“We must find time to stop and thank the people who make a difference in our lives.”
John F.Kennedy, the 35th president of the United States
“Thank you” is one of the first phrases people learn, and for good reason. According to Forbes, gratitude opens the door to more relationships, improves physical and psychological health, enhances empathy and reduces aggression, improves self-esteem and increases mental strength. It even can help you sleep better! All these benefits can motivate us give more thanks, but it’s also very pleasant to be given some, isn’t it? Everyone likes being appreciated and, likewise, no one wants to be taken for granted. So, this post is going to teach you useful vocabulary to express gratitude, nurture your relationships, and, hopefully, make you and people around you a bit (or much) happier.
How you express your gratitude may depend on who you are talking or writing to. With friends and family, we use “thanks” quite often:
- Thanks for everything! – You’re welcome.
- Many thanks for the flowers! – No problem.
- Many thanks go to all of you.
- Thanks so much for helping me.
- Thanks a bunch (be careful with this phrase – it is often used when the speaker is angry, or as a joke when they really are not grateful: You’ve broken my cup! Thanks a bunch!)
- Thanks a lot (may be used sarcastically, just like “thanks a bunch:” You told my secret! Thanks a lot! But not always: Thanks a lot for your great contribution.)
- Thanks a million (may be used as just “thank you very much” (thanks a million for the beautiful roses) or in an ironic way to say that you are annoyed or angry about something that someone has done or said (thanks a million for telling everyone I like him!)
It’s only natural that more formal situations require more formal vocabulary. Here are some phrases which might help:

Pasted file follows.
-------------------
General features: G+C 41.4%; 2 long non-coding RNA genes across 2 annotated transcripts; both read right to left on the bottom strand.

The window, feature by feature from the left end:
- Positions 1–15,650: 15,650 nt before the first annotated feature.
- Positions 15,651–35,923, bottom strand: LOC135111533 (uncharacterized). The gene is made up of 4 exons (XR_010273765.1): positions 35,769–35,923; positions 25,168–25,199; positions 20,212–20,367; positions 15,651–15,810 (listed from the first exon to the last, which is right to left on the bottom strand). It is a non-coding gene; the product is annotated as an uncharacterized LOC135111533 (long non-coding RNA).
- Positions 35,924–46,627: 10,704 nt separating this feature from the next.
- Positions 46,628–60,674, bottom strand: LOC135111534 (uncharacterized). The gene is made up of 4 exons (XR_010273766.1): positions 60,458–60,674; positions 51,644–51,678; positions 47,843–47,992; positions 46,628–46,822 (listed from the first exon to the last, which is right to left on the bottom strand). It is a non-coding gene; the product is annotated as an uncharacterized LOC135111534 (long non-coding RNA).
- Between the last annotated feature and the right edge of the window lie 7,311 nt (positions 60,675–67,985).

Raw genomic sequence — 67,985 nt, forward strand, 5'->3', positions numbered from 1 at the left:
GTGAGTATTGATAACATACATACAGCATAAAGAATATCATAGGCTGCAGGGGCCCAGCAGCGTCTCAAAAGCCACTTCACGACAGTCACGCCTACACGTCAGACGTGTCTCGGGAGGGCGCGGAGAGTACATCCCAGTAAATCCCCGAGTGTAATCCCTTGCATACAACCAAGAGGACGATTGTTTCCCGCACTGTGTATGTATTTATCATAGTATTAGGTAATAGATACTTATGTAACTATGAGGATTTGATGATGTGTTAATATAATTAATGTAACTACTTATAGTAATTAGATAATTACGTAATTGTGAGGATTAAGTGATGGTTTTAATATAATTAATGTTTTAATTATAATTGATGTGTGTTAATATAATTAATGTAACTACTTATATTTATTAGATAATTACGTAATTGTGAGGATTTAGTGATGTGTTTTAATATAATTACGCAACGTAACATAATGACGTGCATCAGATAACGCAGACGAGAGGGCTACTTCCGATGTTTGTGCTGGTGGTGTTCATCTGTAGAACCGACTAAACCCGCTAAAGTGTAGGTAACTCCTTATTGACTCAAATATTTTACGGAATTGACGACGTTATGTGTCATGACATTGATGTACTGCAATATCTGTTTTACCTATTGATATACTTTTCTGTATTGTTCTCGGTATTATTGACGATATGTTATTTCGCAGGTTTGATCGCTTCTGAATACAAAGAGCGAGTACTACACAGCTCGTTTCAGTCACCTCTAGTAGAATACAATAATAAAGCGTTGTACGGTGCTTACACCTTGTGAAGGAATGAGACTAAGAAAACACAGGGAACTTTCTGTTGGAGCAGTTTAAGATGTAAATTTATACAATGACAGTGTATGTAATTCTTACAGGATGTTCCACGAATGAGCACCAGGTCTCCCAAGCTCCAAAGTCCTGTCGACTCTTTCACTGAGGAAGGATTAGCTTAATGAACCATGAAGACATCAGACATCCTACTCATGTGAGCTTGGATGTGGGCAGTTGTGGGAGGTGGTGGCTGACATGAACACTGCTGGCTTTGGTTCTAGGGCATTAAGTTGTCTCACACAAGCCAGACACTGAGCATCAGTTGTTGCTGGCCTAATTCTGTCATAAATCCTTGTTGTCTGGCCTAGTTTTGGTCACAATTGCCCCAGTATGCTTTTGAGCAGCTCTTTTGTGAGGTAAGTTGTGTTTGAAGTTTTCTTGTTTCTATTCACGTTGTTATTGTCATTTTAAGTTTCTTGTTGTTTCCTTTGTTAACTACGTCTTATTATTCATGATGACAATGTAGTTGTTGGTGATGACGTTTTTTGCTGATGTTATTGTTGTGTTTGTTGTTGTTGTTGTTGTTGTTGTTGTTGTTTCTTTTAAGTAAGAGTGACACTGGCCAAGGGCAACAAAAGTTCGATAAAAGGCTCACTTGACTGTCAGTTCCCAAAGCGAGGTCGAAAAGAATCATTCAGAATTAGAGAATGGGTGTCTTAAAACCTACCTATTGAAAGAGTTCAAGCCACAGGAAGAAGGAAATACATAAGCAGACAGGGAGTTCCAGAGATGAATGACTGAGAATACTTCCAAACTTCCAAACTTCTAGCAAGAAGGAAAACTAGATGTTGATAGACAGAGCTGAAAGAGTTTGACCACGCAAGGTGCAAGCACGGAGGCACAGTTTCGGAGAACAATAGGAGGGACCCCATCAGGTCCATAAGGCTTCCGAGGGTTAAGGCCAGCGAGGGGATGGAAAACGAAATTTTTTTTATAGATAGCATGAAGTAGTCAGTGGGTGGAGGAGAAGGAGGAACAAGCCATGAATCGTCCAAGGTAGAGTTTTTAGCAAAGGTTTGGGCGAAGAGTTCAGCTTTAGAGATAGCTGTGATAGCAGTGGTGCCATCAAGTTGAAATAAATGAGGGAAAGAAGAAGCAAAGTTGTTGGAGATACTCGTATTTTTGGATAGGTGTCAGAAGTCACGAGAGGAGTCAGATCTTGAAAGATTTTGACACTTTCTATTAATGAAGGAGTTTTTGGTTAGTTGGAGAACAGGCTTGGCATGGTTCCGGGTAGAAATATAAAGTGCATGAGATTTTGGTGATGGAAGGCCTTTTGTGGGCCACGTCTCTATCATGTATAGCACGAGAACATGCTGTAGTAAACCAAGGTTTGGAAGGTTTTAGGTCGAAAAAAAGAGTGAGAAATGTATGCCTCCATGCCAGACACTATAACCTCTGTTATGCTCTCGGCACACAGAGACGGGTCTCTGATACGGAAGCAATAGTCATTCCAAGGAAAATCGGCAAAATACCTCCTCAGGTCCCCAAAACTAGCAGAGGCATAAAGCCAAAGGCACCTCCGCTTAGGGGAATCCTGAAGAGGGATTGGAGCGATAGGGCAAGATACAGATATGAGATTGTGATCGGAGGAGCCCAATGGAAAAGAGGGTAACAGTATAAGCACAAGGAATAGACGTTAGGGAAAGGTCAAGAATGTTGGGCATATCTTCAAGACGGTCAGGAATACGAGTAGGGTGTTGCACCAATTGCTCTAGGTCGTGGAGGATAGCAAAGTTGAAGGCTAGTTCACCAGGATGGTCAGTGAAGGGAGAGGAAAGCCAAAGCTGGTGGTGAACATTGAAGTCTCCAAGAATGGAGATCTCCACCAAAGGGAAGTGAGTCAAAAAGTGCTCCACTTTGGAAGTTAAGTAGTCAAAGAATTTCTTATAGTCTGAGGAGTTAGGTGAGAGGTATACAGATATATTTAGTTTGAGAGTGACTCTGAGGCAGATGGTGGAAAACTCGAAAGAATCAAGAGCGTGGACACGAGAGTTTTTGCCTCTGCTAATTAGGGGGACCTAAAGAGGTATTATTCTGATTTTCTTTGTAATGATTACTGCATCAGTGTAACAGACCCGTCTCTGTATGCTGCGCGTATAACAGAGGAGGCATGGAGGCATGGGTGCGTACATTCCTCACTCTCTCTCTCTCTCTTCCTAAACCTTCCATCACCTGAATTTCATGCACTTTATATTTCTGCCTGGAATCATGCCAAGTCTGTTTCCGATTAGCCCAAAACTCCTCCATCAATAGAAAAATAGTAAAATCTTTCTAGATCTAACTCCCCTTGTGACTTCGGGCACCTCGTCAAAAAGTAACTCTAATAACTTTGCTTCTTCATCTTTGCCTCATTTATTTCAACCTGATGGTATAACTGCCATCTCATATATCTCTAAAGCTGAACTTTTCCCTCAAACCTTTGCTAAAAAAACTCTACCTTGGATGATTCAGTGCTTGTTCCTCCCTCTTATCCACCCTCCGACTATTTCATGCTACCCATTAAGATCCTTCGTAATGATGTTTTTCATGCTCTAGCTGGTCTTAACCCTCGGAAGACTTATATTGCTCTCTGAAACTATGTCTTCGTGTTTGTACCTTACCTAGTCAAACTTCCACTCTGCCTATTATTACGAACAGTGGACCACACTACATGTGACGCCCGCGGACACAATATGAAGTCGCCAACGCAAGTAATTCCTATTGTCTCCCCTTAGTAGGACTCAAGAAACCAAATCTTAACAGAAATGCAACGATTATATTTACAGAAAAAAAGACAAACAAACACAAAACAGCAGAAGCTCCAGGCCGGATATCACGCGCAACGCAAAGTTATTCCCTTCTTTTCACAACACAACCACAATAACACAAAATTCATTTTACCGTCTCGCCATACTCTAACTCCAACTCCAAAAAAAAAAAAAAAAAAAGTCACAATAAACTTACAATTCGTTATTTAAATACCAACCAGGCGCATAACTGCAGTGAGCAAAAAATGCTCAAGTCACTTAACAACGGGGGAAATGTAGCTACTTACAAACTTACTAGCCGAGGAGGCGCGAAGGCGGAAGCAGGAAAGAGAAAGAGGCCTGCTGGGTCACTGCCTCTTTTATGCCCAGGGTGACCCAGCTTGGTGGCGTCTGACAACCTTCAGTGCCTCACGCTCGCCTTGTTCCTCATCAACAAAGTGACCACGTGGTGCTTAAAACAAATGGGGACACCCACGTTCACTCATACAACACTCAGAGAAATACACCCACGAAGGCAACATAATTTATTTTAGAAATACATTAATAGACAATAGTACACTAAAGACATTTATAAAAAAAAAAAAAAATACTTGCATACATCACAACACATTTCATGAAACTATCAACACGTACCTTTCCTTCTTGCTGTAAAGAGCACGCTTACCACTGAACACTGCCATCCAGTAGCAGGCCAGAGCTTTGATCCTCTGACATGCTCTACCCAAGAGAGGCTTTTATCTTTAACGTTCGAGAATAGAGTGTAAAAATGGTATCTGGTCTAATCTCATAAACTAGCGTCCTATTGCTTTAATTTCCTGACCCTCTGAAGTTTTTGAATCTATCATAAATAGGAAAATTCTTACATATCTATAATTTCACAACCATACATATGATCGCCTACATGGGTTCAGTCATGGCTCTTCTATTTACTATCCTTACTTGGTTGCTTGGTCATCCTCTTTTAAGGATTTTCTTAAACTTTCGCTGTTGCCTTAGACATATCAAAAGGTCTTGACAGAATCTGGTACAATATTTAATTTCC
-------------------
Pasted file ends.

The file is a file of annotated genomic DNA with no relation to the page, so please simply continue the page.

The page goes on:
- Let me express my deep/profound/heartfelt/sincere gratitude to you for all the great work you have done.
- I bought you a little gift as a token of my gratitude/appreciation (“a token of gratitude/appreciation” is a formal phrase which means something that you do for someone or that you give them as a way of showing your feelings towards them).
- Please accept my heartfelt/sincere/warm thanks for supporting our family in this time of crisis (“thanks” makes the sentence a bit less formal though).
- I deeply/greatly appreciate what you have done.
- We are deeply/very thankful for this chance.
- We feel/are deeply/enormously/especially/extremely/genuinely/immensely/more than/particularly/truly/profoundly grateful to your team for the support and patience.
- I would like to take this opportunity / let me take this opportunity to thank you.
We hope that this vocabulary will help you express your gratitude in both formal and informal situations.
And now would be a good time to watch a video about the importance and effects of gratitude. If it’s difficult for you to follow what the speaker says, use the auto-generated subtitles. They are quite correct and helpful.
The video is inspiring, isn’t it?
At the end of this post, we’d like to gratefully list a few more ways to express gratitude. The expressions are taken from the video:
- You have my deepest respect/gratitude for choosing to be here.
- My heart swells with gratitude for Robbie.
Finally, we’d like to take the opportunity to add a few thought-provoking quotes, all of which are taken from the same video:
- Great teachers don’t need big IQs, they need big hearts.
- Gratitude can take us from feeling sorry for ourselves to feeling joy.
- When you change yourself, you change the world.
Dear readers, thank you so much for reading, liking and following! 🙂